Illustration by Ryan OlbryshCar and Driver
We were still getting over the bizarre reveal of the polarizing 2022 Tesla Cybertruck when 2020 crept up on us like a deranged clown at a birthday party that at first seems okay but then gets weirder and weirder as the day progresses. During the cavalcade of horrors that was 2020, the electrified march of progress continued, albeit a bit slowed by the global pandemic. Read on for some of the highlights of EV development in this crazy year:
Tesla Model Y Actually ahead of Schedule
While 2020 demolished timetables for unveilings and production, automakers new and old still managed to surprise us. First Tesla announced that it began production of the Model Y early. As a company known for its ever slipping delivery targets, this was big deal as the company started making an actual profit and almost acting like a traditional automaker.
Lucid Air Lets Fly a Challenge in the Range Wars
Ford Mustang Mach-E Is Much Hyped, Almost Here
Rivian R1S/R1T Delayed, but Check Out This Delivery Van?
Rivian had to delay production of its electric R1T truck and R1S SUV, but showed the world the delivery van it built in partnership with Amazon, which should keep it financially secure for years to come. It also lent prototypes of the R1T to the motorcycle-adventure series Long Way Up starring Ewan McGregor securing a ton of screen time in front of an audience that might not even know the company exists.
GM Goes for EV SUVs with GMC Hummer EV, Cadillac Lyriq
Not to be outdone by Ford, GM brought back the Hummer as an EV: it’s the gigantic gas guzzler from two decades back, redone in green. Or at least greenish; it takes a lot of raw materials to build something that large. The automaker also accelerated its electrification timeline, promising 30 EVs by 2025 via the bold Ultium battery platform it revealed earlier this year. That includes the Lyriq luxury electric SUV from Cadillac and a mystery electric truck it showed off during a news conference. Then of course Chevy has a new Bolt EV and Bolt EUV coming.
Honda e Not Coming Here, Sorry
The Mercedes EQS and Other EQs
The Mercedes-Benz EV stable grew a bit this year with the EQS being teased and expected to show up next year to replace the delayed EQC. The automaker intends to launch four new EVs on the EVA platform including the EQE and EQE SUV and the company intends to throw a battery in everything from the A-class to the S-class. Plus, were expecting an electric Maybach and G-Wagen. Oh, and expect an AMG EQS with 600 hp in 2022.
VW ID.4 Will Get Here Eventually
Volkswagen’s MEB platform is finally yielding results. The ID.3 has been launched in Europe and the ID.4 electric SUV destined for the U.S. market was unveiled. It was originally expected here by the end of the year, but like most things in the year of COVID-19, it’s been pushed, probably to January.
Volvo XC40 Recharge, Polestar 2 from Sweden
The Polestar 2 went into production and impressed us while the slightly less exciting (but based on the same platform) Volvo XC40 Recharge (pictured) gave the Swedish automaker its own EV to share with the world. The most exciting news out of Sweden is that the Polestar Precept concept will go into production and be available at some point in the future in the U.S.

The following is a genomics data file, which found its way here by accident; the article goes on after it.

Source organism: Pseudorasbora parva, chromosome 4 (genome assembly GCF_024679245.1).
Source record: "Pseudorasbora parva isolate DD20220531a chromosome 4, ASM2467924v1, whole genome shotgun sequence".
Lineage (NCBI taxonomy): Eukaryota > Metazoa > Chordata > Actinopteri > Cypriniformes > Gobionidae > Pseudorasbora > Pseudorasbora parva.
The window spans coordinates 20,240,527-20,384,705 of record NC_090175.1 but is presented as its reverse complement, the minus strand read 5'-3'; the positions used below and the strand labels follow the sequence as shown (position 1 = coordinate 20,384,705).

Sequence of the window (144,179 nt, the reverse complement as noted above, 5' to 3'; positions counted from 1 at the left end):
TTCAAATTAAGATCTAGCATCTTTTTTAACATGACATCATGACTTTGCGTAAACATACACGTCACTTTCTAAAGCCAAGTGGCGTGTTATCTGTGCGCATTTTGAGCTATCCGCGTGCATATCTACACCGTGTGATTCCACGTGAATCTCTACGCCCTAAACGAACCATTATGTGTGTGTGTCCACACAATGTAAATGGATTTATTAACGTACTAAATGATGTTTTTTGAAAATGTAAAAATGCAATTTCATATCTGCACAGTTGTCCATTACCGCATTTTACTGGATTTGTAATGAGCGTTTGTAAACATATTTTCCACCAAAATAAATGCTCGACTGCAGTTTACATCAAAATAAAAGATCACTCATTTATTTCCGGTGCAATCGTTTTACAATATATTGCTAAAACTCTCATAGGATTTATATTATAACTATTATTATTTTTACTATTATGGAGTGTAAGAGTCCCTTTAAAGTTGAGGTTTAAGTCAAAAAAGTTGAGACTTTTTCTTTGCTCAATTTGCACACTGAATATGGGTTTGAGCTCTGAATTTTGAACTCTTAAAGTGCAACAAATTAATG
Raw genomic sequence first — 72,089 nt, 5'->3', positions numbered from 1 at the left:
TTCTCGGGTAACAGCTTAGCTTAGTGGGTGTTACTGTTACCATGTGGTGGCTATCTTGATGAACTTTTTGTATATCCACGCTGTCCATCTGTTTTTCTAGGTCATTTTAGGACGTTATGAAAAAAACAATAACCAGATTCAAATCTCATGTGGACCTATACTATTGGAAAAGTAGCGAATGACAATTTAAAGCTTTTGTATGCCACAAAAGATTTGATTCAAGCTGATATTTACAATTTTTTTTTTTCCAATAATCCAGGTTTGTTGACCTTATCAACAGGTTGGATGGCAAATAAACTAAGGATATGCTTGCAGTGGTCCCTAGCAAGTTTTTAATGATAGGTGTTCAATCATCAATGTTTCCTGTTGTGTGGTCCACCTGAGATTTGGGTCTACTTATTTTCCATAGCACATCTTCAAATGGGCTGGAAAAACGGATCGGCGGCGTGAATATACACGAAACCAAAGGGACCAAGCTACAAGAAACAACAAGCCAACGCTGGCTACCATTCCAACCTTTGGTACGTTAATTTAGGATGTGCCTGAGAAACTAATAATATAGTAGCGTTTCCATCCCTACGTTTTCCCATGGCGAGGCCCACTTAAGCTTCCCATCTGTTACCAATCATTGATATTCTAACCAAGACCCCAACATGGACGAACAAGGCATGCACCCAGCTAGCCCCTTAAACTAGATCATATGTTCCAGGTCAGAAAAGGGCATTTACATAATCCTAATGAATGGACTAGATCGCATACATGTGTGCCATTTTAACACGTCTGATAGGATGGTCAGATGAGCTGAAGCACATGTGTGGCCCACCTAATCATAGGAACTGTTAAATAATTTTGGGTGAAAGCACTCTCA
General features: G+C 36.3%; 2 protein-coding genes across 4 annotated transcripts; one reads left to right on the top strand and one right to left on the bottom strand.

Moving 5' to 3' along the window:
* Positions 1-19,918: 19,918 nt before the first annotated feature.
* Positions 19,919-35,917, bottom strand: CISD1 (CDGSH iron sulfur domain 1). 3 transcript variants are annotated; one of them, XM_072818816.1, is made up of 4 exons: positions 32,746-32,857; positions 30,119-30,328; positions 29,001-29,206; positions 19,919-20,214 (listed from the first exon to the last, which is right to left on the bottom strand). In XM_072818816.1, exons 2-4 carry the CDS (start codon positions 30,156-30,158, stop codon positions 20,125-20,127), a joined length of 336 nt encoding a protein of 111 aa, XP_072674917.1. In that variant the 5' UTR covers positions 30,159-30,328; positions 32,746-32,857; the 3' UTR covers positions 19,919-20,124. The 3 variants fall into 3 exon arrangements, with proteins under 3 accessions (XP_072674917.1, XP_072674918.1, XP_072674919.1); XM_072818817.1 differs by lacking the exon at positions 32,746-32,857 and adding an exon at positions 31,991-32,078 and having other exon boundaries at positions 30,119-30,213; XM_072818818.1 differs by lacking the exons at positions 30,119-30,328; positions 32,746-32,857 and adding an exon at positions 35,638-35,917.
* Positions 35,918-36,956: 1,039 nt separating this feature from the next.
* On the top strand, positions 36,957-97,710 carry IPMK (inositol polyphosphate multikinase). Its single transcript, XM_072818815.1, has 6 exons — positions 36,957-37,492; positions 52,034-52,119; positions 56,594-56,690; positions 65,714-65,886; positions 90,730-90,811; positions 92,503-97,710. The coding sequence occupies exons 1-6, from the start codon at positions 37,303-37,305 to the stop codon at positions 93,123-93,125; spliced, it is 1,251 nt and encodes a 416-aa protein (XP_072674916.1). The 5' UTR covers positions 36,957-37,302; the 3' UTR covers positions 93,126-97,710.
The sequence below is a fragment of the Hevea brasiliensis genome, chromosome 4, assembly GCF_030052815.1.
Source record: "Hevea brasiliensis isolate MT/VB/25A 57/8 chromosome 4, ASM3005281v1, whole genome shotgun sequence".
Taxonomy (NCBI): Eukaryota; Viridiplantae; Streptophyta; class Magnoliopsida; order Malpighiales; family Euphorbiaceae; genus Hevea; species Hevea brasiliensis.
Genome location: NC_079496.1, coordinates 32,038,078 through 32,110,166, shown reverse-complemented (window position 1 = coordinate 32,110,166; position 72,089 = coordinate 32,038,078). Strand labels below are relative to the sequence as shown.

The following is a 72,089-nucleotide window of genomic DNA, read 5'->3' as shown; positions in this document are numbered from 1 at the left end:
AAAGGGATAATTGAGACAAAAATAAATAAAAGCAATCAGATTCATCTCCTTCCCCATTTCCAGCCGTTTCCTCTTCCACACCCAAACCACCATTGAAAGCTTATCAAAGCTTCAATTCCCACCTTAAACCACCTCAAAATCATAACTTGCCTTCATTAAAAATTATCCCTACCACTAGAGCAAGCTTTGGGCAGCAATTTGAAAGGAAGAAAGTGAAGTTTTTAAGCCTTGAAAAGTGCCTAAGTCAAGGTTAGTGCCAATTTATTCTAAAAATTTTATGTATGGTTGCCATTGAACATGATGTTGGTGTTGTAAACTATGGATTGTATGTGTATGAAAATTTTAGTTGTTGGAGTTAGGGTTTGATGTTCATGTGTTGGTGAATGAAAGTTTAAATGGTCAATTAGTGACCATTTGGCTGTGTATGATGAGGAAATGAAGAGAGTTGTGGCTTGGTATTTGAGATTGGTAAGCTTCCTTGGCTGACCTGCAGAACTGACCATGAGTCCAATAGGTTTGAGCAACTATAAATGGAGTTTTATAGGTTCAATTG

Hyundai’s e-GMP Platform
Hyundai and Kia announced a dedicated EV platform with the unfortunate name E-GMP. It’ll power 23 global vehicles by 2025. The first of these vehicles will appear in 2021, while the companies plan to continue to produce the Kona Electric and Niro EV.
A Toyota EV Is Finally on the Way Here
No Nikola Badger After All . . .
The most 2020 of all the EV news was the Nikola Badger electric pickup. After announcing it in February and taking pre-orders, the startup known more for fuel-cell semis ended up canceling the truck in November after allegations of investor fraud forced the CEO and founder to resign and the company’s deal with GM to be scaled back. Oh Badger, we hardly knew ye.
. . . But Bollinger and Fisker Seem on Track
BMW iX3 Will Be 1 of 25 EVs
BMW revealed that it will offer electric versions of the X1 and 5-series as part of its push to get 25 EVs on the road by 2023. By the end of 2021, the i3, i4, iX3, and iNext will be out.
Battery Day, and the Endless Promise of Solid-State Batteries
We also got some welcome news about the batteries powering these machines. Tesla’s Battery Day event included news of a $25,000 EV in three years’ time, and a whole slew of companies including Samsung and Toyota, announced they were close to cracking the solid-state-battery nut. Companies have been talking about figuring out solid-state batteries for years, so it’s probably best not to get our hopes up.
EVs’ Prices May Drop to Internal-Combustion Levels
But we should be excited about a BloombergNEF report that by 2023, average battery prices will hit $101 per kWh, down from the current average price of $137 per kWh. The $100-per-kWh mark is the point at which experts say the cost of an EV will be the same as a gasoline-powered car. So in 2023, it’s possible electric vehicles will be priced the same as their ICE counterparts. If there are still federal tax incentives, they’ll actually be cheaper.
Let’s Just Start 2021 Now, Shall We?
So, even in this weird year, EVs made an impact in a way they hadn’t in the years prior. Even the more traditional automakers are not only talking about electric vehicles but bringing them to market, and bold rollout plans seem to be on track. In the end, 2020, with all its flaws, was a good year for electrification, and 2021 should be better—even if we still won’t get the Honda e in the United States.
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